, et al
Hormonal contraceptive use and risk of depression among young women with attention-deficit/hyperactivity disorder [online ahead of print November 1, 2022]
J Am Acad Child Adolesc Psychiatry

Investigators from Uppsala University, Uppsala, Sweden, and Karolinska Institute, Stockholm, Sweden, conducted a retrospective cohort study to determine if young women with attention-deficit hyperactivity disorder (ADHD) are more likely to develop depression when using hormonal contraceptives (HC) than those without this diagnosis. For the study, they used data included in multiple Swedish national registries, such as the Swedish Prescribed Drug Registry (PDR), National Patient Register (NPR), Total Population Registry, Multi-Generational Registry, and Education Register. Swedish personal identity numbers were used to link data between registries. Study participants were young women who were 15-24 years old at any time between 2010 and 2017. Participants were classified as having ADHD if they had ever been diagnosed with this disorder (based on ICD codes in the NPR) or been treated with an ADHD medication (based on Anatomic Therapeutic Chemical [ATC] codes in the NPR). Use of HC also was determined using ATC codes and was categorized as combined oral contraception (COC), progestogen-only pill (POP), or non-oral (intrauterine device, contraceptive patch, or injection). The primary study outcome was depression, which was defined using ICD codes and/or ATC codes for depression medications. Young women with depression diagnosed prior to the study start were excluded. Cox hazard regression was used to identify risk factors for depression after controlling for multiple con-founders, including age, educational level, and parent history of mental illness. An ADHD x HC interaction term was included in the model. Subgroup analyses were also performed.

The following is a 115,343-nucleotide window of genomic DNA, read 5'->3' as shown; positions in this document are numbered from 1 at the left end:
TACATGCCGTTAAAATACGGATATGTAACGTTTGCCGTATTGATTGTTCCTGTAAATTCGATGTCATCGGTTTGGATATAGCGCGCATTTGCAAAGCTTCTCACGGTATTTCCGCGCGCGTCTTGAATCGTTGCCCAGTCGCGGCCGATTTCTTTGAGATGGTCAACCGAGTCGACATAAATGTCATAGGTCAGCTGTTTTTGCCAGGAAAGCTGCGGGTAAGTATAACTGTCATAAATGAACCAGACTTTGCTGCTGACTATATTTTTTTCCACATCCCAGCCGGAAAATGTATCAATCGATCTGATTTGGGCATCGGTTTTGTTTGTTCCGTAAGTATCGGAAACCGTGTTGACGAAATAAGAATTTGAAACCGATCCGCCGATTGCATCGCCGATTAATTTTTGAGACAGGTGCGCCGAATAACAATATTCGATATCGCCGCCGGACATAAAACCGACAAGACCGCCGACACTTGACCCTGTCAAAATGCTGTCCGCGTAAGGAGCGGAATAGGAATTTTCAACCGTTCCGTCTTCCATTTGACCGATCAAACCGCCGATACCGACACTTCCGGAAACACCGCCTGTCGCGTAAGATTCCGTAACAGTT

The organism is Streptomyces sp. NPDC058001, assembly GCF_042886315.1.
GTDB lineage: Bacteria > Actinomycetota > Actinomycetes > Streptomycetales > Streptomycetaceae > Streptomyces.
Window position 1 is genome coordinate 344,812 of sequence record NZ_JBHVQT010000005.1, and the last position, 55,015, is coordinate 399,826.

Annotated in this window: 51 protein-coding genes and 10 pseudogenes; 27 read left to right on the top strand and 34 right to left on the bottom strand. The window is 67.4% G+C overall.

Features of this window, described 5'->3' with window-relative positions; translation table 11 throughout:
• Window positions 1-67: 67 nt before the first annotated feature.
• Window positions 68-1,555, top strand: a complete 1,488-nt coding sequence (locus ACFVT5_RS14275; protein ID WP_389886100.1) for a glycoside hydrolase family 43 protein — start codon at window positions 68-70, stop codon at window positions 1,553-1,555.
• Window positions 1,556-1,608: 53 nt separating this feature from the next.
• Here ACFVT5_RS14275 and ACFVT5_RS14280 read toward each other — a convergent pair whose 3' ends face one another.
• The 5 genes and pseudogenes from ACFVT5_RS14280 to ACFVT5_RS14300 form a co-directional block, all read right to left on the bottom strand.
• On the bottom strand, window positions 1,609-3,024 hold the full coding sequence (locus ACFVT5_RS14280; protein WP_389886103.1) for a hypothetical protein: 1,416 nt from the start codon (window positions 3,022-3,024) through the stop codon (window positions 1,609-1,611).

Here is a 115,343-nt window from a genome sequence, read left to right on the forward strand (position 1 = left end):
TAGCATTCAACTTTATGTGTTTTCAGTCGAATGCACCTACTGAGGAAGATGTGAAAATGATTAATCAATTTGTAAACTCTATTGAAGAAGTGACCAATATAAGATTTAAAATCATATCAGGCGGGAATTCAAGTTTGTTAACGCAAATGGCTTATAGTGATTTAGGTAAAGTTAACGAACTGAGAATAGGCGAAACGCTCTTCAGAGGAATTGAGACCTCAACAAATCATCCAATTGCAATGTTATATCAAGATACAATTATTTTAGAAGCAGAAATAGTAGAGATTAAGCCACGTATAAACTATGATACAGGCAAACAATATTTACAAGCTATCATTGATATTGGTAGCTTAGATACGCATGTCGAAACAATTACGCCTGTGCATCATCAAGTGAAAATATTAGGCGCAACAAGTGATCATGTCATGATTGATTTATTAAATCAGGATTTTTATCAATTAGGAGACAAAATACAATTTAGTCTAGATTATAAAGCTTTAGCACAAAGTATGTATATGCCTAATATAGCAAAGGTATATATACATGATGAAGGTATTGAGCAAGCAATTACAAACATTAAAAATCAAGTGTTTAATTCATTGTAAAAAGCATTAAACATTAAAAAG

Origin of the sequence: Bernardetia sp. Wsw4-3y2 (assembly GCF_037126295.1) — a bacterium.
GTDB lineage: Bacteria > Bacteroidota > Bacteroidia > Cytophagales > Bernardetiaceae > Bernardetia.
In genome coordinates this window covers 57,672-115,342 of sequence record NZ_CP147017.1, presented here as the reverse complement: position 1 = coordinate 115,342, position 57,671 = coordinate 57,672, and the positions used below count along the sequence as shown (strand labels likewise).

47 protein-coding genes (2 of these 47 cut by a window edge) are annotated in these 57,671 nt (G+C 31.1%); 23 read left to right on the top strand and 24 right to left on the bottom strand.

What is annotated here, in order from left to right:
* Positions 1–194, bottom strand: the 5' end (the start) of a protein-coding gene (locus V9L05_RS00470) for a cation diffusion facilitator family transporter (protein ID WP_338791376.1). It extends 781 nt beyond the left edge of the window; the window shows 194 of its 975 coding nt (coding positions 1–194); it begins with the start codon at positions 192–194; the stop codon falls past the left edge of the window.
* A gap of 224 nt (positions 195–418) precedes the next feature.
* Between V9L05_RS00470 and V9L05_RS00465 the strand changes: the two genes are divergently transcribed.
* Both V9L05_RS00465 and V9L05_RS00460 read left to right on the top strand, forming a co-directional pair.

Data were analyzed on 29,767 young women with ADHD (3.8%) and 763,146 without this diagnosis. Participants with ADHD were significantly younger, less educated, and more likely to have a parental history of mental illness than those without ADHD. Among young women with ADHD, 41.9% developed depression compared to 10.5% of those without ADHD (adjusted hazard ratio [aHR], 3.69; 95% CI, 3.60, 3.78). When considering all study participants, HC use was not associated with developing depression (aHR, 0.99; 95% CI, 0.97, 1.00). However, there was a significant interaction between ADHD diagnosis and HC use on risk of developing depression (aHR, 1.39; 95% CI, 1.33, 1.45). A significant effect between ADHD and HC on developing depression was observed for COC and POP but not non-oral hormonal contraception. Among young women with ADHD using COC, the risk of depression was significantly greater compared to those without ADHD who were not using COC (aHR, 5.19; 95% CI, 4.95, 5.47). Similarly, those with ADHD using POP were more likely to develop depression than young women without ADHD who weren’t using POP (aHR, 5.00; 95% CI, 4.56, 5.49).

The authors conclude that young women with ADHD using oral contraceptives are at increased risk for developing depression.

Dr Raphael has disclosed no financial relationship relevant to this commentary....

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